WHEN IT was revealed recently that the U.S. Naval Academy had dropped its long-standing celestial navigation course, an era ended. Graduates of the Annapolis school will no longer be required to master a sextant, know how to read the navigational almanac and "sight reduction" tables or tediously crunch numbers to find their location at sea by the stars.
Instead, they will be expected to know how to punch a button.
For purists, navigating by the stars remains a vital rudiment of seamanship. For centuries, a sextant was the most sophisticated tool available. But global positioning satellites make the sextant as obsolete to the sailor as the rapier is to the soldier.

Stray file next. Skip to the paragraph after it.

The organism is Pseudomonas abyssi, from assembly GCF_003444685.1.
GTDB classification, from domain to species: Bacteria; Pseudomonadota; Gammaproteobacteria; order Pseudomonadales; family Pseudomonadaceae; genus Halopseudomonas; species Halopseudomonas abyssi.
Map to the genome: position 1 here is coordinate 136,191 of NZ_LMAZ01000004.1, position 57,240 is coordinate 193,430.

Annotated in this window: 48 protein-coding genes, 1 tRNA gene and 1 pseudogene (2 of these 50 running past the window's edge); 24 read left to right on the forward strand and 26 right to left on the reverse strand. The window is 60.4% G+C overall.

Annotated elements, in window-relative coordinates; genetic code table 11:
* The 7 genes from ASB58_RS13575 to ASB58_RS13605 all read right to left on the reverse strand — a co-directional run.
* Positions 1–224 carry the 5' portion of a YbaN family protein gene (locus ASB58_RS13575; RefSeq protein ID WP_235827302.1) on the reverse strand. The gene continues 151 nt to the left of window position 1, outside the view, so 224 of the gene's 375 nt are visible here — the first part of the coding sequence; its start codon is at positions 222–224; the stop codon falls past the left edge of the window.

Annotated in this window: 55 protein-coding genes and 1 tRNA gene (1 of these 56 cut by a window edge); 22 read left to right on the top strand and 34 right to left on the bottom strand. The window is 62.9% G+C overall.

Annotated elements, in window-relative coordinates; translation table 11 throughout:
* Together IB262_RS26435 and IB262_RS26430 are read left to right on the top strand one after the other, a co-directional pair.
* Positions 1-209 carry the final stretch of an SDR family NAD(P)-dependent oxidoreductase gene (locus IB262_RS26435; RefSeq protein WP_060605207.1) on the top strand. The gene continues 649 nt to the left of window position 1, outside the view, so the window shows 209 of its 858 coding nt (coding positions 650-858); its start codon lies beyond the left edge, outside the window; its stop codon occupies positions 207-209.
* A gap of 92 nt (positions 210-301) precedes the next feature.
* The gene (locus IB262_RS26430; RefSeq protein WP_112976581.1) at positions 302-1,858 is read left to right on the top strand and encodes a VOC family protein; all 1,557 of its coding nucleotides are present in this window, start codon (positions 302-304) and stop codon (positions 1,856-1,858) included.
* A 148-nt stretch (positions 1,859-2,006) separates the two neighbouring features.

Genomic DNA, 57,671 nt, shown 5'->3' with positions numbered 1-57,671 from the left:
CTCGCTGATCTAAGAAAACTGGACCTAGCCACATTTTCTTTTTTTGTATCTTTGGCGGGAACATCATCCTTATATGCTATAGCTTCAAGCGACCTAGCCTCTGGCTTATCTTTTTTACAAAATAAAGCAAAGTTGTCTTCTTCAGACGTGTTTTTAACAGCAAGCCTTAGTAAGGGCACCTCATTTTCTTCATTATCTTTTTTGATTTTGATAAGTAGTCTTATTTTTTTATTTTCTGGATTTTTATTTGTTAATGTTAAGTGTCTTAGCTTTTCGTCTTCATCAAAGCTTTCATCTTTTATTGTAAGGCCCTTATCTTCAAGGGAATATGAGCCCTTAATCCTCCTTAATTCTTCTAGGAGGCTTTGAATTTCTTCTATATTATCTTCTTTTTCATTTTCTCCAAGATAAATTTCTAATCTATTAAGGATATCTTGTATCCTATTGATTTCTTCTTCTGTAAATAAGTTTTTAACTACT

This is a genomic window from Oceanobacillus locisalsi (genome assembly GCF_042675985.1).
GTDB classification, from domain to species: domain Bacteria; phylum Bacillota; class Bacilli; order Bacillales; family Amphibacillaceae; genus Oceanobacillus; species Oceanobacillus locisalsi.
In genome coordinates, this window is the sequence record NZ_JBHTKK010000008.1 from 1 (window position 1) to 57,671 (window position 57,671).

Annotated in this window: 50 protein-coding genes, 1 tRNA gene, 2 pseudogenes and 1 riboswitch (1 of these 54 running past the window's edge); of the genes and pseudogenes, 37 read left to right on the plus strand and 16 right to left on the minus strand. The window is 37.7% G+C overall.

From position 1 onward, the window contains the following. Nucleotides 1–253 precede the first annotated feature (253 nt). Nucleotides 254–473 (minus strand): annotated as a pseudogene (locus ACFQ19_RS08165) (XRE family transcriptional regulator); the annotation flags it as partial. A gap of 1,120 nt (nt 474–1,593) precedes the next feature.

Romanticists might shed a tear. But each improvement in technology means that certain skills -- mastered over centuries and passed on between generations -- must atrophy. Midshipmen also are no longer required to learn to communicate by semaphore (flags or lights) or determine water depths with a weighted line. Modern radios and depth-finders make those skills superfluous.